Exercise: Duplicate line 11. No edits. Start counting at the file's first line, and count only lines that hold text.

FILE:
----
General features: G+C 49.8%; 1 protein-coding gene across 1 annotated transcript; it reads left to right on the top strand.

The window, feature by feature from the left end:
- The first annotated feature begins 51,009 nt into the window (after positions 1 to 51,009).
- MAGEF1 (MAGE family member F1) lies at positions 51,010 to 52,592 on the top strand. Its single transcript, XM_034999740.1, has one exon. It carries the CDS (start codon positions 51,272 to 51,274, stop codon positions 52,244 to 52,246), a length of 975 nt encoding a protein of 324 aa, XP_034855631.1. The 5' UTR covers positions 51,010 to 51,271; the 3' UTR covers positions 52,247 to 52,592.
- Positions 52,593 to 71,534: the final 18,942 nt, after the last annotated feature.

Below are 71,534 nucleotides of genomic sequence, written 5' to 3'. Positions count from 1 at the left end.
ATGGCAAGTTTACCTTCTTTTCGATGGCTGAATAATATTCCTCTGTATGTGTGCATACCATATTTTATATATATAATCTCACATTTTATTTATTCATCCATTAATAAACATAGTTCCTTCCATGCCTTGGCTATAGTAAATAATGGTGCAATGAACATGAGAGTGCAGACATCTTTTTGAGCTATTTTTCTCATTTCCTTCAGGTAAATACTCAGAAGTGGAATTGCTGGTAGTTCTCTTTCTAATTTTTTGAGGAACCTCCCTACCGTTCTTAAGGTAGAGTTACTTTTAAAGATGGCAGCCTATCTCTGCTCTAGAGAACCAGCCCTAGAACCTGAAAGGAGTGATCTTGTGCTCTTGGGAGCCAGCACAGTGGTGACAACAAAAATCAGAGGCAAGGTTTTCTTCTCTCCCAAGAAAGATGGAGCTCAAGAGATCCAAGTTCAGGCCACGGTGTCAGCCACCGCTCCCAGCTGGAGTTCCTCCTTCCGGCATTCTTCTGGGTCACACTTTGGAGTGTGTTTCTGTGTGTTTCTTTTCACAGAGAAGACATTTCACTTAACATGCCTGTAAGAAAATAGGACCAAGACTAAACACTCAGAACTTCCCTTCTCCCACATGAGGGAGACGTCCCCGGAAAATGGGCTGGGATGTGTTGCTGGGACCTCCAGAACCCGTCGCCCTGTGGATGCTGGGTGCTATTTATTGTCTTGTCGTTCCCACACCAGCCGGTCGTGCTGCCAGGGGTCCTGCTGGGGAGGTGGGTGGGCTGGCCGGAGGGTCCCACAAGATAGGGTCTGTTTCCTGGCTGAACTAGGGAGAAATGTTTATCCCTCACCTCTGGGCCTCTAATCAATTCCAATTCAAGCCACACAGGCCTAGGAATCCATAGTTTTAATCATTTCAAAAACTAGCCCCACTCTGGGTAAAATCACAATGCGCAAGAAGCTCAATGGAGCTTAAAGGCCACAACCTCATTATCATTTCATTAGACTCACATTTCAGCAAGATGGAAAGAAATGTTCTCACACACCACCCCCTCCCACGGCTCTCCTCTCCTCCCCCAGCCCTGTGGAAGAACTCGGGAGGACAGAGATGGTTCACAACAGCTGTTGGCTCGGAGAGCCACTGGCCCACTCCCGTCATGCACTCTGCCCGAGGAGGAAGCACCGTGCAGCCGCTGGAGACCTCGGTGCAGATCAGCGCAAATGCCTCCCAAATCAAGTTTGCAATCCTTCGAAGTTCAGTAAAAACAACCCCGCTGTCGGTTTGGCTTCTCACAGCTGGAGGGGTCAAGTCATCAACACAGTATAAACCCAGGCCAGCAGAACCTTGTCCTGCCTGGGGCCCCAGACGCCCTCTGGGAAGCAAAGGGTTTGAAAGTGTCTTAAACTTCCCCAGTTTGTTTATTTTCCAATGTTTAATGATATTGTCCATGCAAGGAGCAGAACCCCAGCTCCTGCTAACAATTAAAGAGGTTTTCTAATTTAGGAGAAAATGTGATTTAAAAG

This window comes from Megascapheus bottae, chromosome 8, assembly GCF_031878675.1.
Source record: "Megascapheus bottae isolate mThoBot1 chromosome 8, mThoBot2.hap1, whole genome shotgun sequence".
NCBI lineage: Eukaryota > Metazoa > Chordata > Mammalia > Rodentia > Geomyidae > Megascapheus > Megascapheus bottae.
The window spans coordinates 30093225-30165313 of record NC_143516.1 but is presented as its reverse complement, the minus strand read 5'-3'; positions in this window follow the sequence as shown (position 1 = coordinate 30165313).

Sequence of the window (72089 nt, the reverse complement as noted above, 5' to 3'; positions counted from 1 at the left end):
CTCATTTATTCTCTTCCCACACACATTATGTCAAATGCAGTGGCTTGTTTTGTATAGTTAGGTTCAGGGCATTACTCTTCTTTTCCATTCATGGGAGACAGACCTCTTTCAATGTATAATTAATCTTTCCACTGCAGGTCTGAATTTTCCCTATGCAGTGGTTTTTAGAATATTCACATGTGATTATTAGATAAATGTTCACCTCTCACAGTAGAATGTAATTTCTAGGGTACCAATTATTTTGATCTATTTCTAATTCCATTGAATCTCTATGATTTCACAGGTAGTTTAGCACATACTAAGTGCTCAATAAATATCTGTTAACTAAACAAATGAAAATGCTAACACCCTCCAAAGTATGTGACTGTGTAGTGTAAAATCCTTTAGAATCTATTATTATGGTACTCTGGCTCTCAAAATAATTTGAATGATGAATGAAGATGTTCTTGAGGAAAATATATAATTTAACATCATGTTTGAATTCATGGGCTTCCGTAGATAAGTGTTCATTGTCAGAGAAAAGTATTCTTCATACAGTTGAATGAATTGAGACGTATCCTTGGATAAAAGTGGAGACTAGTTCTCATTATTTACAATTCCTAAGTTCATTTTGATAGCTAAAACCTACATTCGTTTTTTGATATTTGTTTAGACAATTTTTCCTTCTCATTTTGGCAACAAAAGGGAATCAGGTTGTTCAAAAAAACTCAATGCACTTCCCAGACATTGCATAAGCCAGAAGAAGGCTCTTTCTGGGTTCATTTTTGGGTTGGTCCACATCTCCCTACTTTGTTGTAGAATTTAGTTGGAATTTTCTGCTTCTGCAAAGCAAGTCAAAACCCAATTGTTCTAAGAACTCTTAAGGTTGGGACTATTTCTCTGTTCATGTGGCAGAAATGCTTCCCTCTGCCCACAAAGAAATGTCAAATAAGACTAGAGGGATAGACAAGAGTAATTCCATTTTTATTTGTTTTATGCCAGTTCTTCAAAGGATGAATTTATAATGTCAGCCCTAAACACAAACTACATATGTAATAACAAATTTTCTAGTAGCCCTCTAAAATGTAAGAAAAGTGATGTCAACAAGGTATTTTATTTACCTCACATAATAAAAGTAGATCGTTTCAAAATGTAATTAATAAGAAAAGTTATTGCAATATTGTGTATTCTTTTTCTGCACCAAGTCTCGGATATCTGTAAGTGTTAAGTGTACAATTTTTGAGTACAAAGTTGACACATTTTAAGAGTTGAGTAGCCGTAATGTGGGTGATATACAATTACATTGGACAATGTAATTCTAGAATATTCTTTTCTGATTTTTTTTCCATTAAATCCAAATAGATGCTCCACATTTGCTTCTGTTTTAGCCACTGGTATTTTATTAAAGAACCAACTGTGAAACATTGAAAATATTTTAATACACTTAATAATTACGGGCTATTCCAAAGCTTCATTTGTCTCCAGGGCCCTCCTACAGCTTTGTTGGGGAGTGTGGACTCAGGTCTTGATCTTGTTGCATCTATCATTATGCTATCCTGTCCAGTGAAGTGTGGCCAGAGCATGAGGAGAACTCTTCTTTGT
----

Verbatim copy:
The window spans coordinates 30093225-30165313 of record NC_143516.1 but is presented as its reverse complement, the minus strand read 5'-3'; positions in this window follow the sequence as shown (position 1 = coordinate 30165313).